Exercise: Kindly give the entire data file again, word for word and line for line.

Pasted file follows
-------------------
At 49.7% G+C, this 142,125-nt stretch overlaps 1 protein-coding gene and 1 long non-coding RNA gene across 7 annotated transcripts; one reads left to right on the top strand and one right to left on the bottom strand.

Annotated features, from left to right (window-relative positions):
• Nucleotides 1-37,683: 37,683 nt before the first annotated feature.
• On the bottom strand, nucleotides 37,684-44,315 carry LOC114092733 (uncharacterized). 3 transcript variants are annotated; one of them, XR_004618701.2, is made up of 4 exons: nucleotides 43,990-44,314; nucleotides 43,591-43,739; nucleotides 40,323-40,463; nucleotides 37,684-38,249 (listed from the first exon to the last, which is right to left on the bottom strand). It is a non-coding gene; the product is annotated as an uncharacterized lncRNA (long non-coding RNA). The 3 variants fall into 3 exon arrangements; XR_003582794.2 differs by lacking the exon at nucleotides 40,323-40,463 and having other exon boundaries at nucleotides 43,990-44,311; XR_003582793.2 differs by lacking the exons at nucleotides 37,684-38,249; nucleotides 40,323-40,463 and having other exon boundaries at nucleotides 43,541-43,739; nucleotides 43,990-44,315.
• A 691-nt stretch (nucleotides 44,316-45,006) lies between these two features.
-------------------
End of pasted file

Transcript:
At 49.7% G+C, this 142,125-nt stretch overlaps 1 protein-coding gene and 1 long non-coding RNA gene across 7 annotated transcripts; one reads left to right on the top strand and one right to left on the bottom strand.

Annotated features, from left to right (window-relative positions):
• Nucleotides 1-37,683: 37,683 nt before the first annotated feature.
• On the bottom strand, nucleotides 37,684-44,315 carry LOC114092733 (uncharacterized). 3 transcript variants are annotated; one of them, XR_004618701.2, is made up of 4 exons: nucleotides 43,990-44,314; nucleotides 43,591-43,739; nucleotides 40,323-40,463; nucleotides 37,684-38,249 (listed from the first exon to the last, which is right to left on the bottom strand). It is a non-coding gene; the product is annotated as an uncharacterized lncRNA (long non-coding RNA). The 3 variants fall into 3 exon arrangements; XR_003582794.2 differs by lacking the exon at nucleotides 40,323-40,463 and having other exon boundaries at nucleotides 43,990-44,311; XR_003582793.2 differs by lacking the exons at nucleotides 37,684-38,249; nucleotides 40,323-40,463 and having other exon boundaries at nucleotides 43,541-43,739; nucleotides 43,990-44,315.
• A 691-nt stretch (nucleotides 44,316-45,006) lies between these two features.